Interview with Patricia Resnick


AE: What did you write that didn’t

make it into the movie?

It was originally a darker comedy. In place of the fantasies, I had

them actually trying to kill the boss. It was much blacker.

We were having trouble finding a director who could come in [during] the

very small window of time we could get Lily, Jane and Dolly.  They finally found a director who was a

writer-director. He came in and said, "OK, I want do it, but I’m going to

re-write it, and I don’t really work with other people, so I’m going to do it


AE: Figures. So, you’re credited with

the story and have a co-writing credit on the screenplay.

And over the years, it’s become so beloved, that when I became involved

in doing the musical, I didn’t really look back at my old scripts because the

movie is so iconic now, that we certainly needed to start there.

AE: If the play were a big departure

from what people know of the movie, it would be confusing to some and maybe

disappointing to others.

Absolutely. No question. It is different, because it’s a musical, and

it is a theater piece and I wrote it in 1979 about ’79, and now we’re doing it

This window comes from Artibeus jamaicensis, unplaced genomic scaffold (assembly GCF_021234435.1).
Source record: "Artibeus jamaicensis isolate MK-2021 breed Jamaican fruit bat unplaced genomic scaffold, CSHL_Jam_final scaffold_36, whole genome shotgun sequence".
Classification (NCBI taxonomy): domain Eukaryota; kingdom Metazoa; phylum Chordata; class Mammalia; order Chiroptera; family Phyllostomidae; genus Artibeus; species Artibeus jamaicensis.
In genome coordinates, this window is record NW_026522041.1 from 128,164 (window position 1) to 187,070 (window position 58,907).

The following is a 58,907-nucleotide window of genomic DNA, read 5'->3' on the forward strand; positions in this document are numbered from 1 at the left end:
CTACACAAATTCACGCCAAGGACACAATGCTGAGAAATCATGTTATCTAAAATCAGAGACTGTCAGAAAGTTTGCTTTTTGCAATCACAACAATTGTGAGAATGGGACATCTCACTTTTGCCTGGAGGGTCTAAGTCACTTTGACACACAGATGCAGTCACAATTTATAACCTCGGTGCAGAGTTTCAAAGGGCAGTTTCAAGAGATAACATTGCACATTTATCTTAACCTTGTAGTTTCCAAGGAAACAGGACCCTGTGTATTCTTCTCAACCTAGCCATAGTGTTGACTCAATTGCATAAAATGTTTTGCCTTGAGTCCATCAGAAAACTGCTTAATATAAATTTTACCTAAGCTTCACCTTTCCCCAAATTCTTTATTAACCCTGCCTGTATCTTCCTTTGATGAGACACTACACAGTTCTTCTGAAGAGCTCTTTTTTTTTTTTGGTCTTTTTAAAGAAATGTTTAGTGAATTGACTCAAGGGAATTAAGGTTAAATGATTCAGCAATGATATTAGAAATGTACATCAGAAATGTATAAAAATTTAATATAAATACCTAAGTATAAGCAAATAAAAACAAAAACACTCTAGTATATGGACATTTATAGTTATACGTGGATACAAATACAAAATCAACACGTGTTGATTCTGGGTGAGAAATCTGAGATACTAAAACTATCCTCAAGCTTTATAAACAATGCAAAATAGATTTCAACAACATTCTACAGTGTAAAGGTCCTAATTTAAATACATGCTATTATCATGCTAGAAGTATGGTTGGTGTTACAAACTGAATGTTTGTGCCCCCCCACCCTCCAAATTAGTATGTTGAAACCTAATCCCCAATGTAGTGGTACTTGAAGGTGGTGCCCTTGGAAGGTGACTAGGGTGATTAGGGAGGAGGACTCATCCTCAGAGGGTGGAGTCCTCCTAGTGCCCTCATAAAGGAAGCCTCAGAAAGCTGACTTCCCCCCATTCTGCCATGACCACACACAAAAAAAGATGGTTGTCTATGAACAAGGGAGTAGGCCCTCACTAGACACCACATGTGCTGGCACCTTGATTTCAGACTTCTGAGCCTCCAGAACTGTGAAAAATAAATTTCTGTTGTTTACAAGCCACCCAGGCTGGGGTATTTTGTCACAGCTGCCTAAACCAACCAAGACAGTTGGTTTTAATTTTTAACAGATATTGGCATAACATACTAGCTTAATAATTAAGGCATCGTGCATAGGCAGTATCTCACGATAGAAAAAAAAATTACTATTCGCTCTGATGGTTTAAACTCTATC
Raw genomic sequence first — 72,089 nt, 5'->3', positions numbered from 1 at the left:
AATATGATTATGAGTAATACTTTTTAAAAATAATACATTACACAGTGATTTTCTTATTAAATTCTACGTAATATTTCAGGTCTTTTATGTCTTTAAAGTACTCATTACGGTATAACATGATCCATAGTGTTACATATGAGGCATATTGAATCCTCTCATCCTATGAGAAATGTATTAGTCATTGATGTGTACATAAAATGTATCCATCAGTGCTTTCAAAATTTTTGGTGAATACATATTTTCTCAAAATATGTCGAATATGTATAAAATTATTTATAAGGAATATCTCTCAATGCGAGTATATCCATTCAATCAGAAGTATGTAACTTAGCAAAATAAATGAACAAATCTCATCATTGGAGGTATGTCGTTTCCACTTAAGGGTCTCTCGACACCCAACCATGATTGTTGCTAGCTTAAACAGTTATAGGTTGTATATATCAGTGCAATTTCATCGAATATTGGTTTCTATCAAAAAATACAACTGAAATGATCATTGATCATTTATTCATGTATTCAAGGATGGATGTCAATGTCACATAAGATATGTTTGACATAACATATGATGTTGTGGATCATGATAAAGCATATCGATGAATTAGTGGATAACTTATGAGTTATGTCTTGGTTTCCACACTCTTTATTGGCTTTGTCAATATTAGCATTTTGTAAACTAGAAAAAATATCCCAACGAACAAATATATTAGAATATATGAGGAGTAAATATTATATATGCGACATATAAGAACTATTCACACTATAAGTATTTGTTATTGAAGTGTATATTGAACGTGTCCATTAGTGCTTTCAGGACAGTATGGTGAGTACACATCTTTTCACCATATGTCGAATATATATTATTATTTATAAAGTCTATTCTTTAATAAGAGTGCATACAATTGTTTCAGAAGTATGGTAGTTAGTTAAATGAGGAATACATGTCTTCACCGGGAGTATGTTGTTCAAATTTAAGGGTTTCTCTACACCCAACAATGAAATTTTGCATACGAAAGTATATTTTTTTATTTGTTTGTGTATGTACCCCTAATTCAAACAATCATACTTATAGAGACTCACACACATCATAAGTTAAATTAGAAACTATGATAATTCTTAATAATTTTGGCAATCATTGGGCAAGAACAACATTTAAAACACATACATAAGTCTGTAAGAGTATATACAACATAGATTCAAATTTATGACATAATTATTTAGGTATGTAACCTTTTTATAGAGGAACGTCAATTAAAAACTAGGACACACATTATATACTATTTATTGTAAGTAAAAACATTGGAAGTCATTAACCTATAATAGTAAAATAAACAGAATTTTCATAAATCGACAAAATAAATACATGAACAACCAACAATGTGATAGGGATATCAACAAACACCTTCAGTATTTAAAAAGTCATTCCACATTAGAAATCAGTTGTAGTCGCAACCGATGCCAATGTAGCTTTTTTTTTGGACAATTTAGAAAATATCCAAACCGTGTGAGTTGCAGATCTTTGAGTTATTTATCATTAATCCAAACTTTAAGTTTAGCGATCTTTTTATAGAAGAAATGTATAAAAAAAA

in 2008 about 1979. So, that in itself, it gives you a different perspective.

And I’m definitely able to mine some of the humor out of that fact that we’re

looking back at that time.

AE: Do you think the story still

resonates in 2008?

We’re 51% of the population, but we’re unbelievably underrepresented:

Eight female CEO’s of Fortune 500 companies. And yes, women make 71 cents on

the dollar. Sexual harassment still exists, it’s just not as blatant. I think Nine to Five still has a lot to say.

When we first started talking about doing this, doing some workshops in New York, doing the first

interviews, everyone would say to me, "Well, how is it relevant now?"

I was like, "What world do you live in?"

AE: Did you want the play to be a


Yeah, absolutely. I love musicals. I always say that I’m a gay man in a

lesbian’s body. I grew up going to the theater. I can sing every word to every

song ever written. I was thrilled at the idea of it being a musical.

AE: Dolly Parton had a huge hit with

the title song. Have you ever seen her perform?

I’ve sat in her apartment and had her play the guitar in front of me.

AE: What did she sing for you?

She sang "I Will Always Love You." It was one of the best

moments I’ve ever had.

AE: No kidding.

Yeah, to sit alone with Dolly Parton and have her sing that?

AE: That’s an interesting song to

choose. Maybe she had a crush on you.

When we were rehearsing, I was on the cover of Lesbian News. We were in the back of the theater and I said,

"If I don’t get a date from this, I just give up." And she said,

"No, now that we’re doing this, everyone’s going to think that you’re my


Photo credit: Walter McBride/Retna Ltd

AE: What does that mean? She’s not…

No. But she told me that if she was, she would marry me, which I took

as a very big compliment. Unfortunately, she’s not [gay]. She’s happily